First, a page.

Also – I don’t have a tamales recipe for you. Tamales are such a pain in the ass to make (Mr SFL didn’t believe me and tried to make them once – it took about 10 hours for him) that it’s much more efficient and economical to go to west side of San Antonio in late November/early December and buy 10 dozen of them from a couple of abuelitas for 50 bucks. Or I buy them from the Tamale Lady who stands outside the SOMA Trader Joe’s every Saturday selling them from her bicycle. I will give you the tamales recipe that Mr Lefty used in his first and only try making them – they turned out great but he was exhausted and on top of the prep time had spent hours going around the Mission trying to find the right type of lard.


ETA: Oops. Apparently, I’m late to that party.

You make your guac however you want, bloggie. I’ll pass on avocado in any form so it don’t make no nevermind to me.

@Lefty: I’m with you on the Xmas tamale run. You gotta find your abuela and stick with her. It took me three years out here before I found my dealer at a little farmer’s market in Guadalupe.

Just come over and try mine. Words don’t work. I suffer from officicially diagnosed low-self-esteem. I suck, I really doI am not worthy of anything good, I subconsciousnly sabotage everything in my life to make sure the outcome is what I deserve, failure. I have no friends, everyone hates me, and thats what I deserve.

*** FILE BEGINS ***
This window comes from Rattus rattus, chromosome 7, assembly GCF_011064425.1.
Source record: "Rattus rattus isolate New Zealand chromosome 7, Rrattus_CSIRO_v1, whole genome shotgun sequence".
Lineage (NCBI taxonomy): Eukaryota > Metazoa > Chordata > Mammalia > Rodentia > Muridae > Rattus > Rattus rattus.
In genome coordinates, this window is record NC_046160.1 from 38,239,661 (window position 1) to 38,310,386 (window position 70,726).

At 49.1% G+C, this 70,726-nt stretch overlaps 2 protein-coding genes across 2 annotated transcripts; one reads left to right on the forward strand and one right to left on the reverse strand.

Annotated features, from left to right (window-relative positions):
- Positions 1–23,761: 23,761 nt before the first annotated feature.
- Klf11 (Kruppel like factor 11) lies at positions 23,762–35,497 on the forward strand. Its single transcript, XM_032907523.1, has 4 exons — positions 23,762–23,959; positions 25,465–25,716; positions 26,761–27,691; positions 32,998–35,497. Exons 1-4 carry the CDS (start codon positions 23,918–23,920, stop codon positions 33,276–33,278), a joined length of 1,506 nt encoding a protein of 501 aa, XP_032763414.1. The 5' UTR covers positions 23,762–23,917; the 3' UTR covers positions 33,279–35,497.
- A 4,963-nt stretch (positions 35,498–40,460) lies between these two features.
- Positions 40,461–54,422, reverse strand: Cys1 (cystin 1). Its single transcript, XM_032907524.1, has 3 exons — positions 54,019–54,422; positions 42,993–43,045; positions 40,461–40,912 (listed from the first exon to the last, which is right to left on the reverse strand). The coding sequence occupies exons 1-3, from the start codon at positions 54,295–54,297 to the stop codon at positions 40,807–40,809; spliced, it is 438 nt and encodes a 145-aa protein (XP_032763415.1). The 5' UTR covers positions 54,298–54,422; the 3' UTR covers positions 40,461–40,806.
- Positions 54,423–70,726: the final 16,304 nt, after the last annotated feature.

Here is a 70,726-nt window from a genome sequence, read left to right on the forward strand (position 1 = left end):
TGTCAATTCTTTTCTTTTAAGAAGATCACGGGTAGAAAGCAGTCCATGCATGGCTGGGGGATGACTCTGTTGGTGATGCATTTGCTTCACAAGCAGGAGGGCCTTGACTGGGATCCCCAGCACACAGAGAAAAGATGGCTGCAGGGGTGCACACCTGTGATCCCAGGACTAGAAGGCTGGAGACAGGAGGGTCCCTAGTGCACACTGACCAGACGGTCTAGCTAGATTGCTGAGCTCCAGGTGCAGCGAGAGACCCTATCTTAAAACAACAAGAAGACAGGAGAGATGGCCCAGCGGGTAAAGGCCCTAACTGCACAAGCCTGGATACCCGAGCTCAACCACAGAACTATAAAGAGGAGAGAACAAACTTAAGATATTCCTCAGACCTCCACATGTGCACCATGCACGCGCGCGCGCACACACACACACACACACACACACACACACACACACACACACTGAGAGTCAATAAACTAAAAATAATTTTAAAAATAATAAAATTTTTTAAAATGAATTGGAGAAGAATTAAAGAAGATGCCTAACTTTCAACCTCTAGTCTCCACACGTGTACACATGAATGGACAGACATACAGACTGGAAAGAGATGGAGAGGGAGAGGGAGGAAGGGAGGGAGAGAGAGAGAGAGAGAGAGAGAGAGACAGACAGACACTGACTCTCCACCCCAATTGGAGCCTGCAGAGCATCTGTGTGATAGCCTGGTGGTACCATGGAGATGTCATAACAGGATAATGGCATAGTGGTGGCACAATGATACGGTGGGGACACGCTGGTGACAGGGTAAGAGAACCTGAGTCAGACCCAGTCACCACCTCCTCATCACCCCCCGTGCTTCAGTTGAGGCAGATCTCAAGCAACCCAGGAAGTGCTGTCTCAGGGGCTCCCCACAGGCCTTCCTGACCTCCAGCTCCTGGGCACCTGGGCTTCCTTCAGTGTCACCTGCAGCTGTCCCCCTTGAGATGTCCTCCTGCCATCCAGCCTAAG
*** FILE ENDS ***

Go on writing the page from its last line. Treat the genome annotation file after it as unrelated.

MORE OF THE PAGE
But I know how to make guac, motherfuckers. The things I think are key are. 1, tomato, guac is half tomato, half avocado, so the quality of the tomato is important. 2. Onion. Some very finely diced onion is essential. Not a lot, a tablespoon for each two cups. 3. Garlic. Do you know how to mash garlic cloves with salt to a paste? If not, don’t bother. 5. Lime juice. Fresh squeezd lime juice. Lime juice is so essential.
6. Salt. Salt, its the salt of life. Don’t let health PC make you shy about salting your homemade dishes. Please keep this in mind, industtrial prepared foods are over-salted to make up for their lack of genuine flavor. You would be appalled at how much salt you would have to add to a homemade dish to equal the amount in a prepared version. The amount of salt that would would appall you, if I told you to add it to a dish, is always gonna be less then half whats in prepared oods you eat all the time.

Wolf Brand over chips w/Tillamook cheddar, 4 mins in the microwave. Fast and easy.

@redmanlaw: well then it wouldn’t be a recipe “challenge”, would it? I try to avoid using the microwave for anything but timing stuff in the oven, but once in a while I have to use it. Haven’t had Tillamook in a long time, but it’s wonderful.

And seriously folks – that Goya spice mix I used made the beans magical. It’s the key, in my humble opinion.